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Can polyolefin foam be used under the polythene cover to stop the wooden frame to cause any problem?

Discussion in 'Poly-Tunnel Gardening' started by baris, Jul 27, 2018.

  1. baris

    baris Apprentice Gardener

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    Hi all

    I finished building my greenhouse/polytunnel. It is a wooden construction. I would like to lay something under the polythene cover (top of the frame) so that wood/nails/metal plate won`t rip the cover.

    I have seen this cheap cover. I wonder if it will be safe to use with the polythene? I heard that some materials don`t go well with the polythene and cause chemical reactions and damage it.

    I couldn`t add a link but it can be found on screwfix`s website.
    (acoustic-polyolefin-foam-underlay)

    And here is a photo of my greenhouse, i took it some time ago.
     

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      Last edited: Jul 27, 2018
    • WeeTam

      WeeTam Total Gardener

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      Looks great. I would try hotspot tape first. Used on polytunnels,various widths available,dont know how well it would stick to wood,should work fine imho.
       
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      • Marley Farley

        Marley Farley Affable Admin! Staff Member

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        • Tetters

          Tetters Total Gardener

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          :sign0016:to the forum @baris. No advice from me, but have to say I am in awe of your handiwork.
          Where are you based?
           
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          • BigC

            BigC Super Gardener

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            You can get clear tape for sticking carpets down on your battens/frame (its very good) drape your Poly over your greenhouse and pull taut then using polypropylene strapping (pallet banding or similar) staple through this to hold everything in place...pull your poly sheet taut but not too tight to allow for expansion and contraction during climate changes. atb C
             
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            • Tetters

              Tetters Total Gardener

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              Don`t agree with that I`m afraid... when we covered the tunnels at work it had to be done on a hot day, and the poly had to be pulled taut! It loosens as the weather cools!
               
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              • BigC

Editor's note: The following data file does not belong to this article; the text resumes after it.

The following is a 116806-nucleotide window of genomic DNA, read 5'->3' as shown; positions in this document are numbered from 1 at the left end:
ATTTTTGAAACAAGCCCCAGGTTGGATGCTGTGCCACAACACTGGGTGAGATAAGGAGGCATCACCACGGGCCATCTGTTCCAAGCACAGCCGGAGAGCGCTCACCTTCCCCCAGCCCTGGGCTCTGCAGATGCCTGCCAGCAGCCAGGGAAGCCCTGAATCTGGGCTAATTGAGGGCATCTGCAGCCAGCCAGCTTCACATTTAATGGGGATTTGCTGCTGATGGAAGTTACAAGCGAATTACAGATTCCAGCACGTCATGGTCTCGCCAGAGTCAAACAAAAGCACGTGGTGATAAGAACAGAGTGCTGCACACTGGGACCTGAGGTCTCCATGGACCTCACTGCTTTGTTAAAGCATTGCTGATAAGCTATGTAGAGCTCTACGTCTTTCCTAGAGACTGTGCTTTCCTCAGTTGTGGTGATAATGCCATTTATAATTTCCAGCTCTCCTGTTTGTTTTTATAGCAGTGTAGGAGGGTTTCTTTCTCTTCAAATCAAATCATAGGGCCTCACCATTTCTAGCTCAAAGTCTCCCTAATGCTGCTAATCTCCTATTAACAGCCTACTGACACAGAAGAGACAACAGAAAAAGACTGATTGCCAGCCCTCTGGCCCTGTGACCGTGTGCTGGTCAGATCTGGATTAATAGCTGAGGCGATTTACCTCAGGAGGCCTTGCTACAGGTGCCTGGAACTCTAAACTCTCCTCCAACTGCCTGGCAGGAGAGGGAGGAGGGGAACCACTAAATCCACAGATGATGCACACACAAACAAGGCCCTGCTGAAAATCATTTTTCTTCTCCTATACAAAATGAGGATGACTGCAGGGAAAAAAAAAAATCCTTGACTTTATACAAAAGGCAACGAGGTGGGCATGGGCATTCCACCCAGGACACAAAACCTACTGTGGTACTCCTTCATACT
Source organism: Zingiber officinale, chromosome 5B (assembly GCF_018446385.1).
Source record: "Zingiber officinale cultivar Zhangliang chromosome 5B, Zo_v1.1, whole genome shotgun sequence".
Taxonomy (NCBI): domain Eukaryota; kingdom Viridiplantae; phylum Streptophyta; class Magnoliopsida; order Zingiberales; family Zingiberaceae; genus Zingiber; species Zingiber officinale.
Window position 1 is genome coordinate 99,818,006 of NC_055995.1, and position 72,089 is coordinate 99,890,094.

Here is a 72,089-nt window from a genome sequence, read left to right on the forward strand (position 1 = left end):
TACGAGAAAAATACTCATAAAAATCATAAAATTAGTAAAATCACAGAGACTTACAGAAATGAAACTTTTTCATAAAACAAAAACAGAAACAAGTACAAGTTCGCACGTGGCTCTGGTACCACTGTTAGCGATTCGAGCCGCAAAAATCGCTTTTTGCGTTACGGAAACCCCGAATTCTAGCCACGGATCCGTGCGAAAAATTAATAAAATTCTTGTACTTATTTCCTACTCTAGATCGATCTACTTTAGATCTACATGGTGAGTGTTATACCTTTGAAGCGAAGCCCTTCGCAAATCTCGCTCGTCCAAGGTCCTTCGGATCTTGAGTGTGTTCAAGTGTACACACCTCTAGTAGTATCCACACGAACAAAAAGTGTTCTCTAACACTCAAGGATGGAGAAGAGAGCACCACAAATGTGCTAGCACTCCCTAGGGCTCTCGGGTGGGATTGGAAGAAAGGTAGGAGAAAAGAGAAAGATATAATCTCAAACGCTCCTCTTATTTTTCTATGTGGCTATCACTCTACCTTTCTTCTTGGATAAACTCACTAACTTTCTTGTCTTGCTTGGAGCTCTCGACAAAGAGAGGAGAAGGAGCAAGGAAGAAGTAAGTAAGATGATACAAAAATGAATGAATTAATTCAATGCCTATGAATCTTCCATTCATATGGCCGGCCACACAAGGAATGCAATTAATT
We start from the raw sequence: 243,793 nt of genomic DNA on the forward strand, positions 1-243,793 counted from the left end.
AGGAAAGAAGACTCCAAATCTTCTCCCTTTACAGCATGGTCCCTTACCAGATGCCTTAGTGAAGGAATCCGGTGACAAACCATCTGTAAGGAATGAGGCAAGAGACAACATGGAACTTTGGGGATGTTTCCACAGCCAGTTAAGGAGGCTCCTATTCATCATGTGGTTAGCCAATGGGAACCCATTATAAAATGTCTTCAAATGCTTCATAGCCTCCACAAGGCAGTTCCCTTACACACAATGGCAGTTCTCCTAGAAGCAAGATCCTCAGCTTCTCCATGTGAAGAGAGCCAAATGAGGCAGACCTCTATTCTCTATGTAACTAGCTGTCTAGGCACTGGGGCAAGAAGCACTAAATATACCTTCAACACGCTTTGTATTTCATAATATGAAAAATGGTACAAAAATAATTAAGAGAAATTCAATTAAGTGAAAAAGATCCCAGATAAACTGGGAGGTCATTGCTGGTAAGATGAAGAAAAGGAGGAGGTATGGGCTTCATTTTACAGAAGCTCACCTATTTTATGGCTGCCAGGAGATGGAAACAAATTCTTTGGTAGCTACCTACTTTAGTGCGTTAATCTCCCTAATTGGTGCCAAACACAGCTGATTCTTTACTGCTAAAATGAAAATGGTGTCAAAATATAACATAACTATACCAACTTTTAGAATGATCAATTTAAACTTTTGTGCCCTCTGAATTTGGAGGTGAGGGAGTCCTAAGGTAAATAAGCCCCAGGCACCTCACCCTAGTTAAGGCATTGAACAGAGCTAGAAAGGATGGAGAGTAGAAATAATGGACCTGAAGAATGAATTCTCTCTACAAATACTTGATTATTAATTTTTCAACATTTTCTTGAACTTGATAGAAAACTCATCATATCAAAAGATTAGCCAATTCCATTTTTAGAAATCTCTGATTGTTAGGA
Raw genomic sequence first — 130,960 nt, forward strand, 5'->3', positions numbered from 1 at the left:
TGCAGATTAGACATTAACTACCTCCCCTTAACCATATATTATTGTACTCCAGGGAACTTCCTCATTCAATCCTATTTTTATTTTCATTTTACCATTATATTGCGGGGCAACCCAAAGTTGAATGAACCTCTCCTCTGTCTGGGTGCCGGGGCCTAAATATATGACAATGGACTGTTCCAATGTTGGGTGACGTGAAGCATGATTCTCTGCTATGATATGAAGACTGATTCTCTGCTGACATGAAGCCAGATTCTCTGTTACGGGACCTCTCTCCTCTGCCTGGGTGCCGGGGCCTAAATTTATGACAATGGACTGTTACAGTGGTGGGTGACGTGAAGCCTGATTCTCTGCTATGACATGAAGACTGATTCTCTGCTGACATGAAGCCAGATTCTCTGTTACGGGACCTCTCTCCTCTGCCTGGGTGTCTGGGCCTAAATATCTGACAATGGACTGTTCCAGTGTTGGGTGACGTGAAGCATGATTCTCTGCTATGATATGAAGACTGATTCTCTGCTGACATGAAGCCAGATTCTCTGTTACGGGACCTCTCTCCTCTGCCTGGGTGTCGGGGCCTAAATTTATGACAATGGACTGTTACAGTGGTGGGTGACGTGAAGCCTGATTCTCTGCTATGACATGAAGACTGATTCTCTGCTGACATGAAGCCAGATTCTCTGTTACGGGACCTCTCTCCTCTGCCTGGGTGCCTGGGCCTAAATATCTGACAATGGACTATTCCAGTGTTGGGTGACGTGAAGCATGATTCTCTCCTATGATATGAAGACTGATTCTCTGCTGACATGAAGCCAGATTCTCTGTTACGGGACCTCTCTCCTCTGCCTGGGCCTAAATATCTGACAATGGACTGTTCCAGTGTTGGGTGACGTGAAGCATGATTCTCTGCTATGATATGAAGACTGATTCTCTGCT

BigC Super Gardener

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                Well that would stand to reason @Tetters ....surely
                 
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                • CarolineL

                  CarolineL Gardener

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                  How about using that tubular foam that is used for insulating outside piping? Sliced in half so that the polythene has something smoother to contact at the apex of the greenhouse? I found that the hotspot tape supplied with polytunnels was not that useful at the ends where the joints are and the contact is with square bits. It's fine on the rounded pipes, but on square section wood?
                  By the way @baris - that is too magnificent for a greenhouse - looks like something from an ancient scandinavian ship burial!
                   
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                  • Gail_68

                    Gail_68 Plant a little love, watch a miracle grow.

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                    Hello @baris :sign0016: to GC and nice to have you with us :)

                    Nice piece of work there mate and it looks great, you definitely know your skill :thumbsup:
                     
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                    • Steve R

                      Steve R Soil Furtler

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                      "Anti-Hotspot tape" is used on tubular metal framed polytunnels, chiefly because when the climate warms, so does the frame which over time degrades the plastic cover. Baris's frame wont quite suffer with this and I would think that offcuts of plastic cover, folded over the wood frame and stapled at the side would suffice for protecting the top cover.

                      Baris, the foam you mention would need to be resistant to UV, as if it where not it would degrade and fall apart quickly. For others convenience answering this topic, here is the link to the foam mentioned by baris.

                      https://www.screwfix.com/p/acoustic...d=320976#product_additional_details_container

                      Some tunnel manufacturers recommend folded plastic between wooden side and base rails and the cover, I would think this is the best option for your frame.

                      Steve...:)
                       
                    • baris

                      baris Apprentice Gardener

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                      @Marley Farley Thanks
                      @Tetters Thanks I am in Inverness.
                      @CarolineL Thanks. I think those foams are expensive. I need to purchase lots of them.
                      @Gail_68 Thanks.
                      @Steve R That is a very good advice I feel so stupid now, I didn't think of doing that. I might even lay the foam I mentioned as a first layer then follow your advise.
                       
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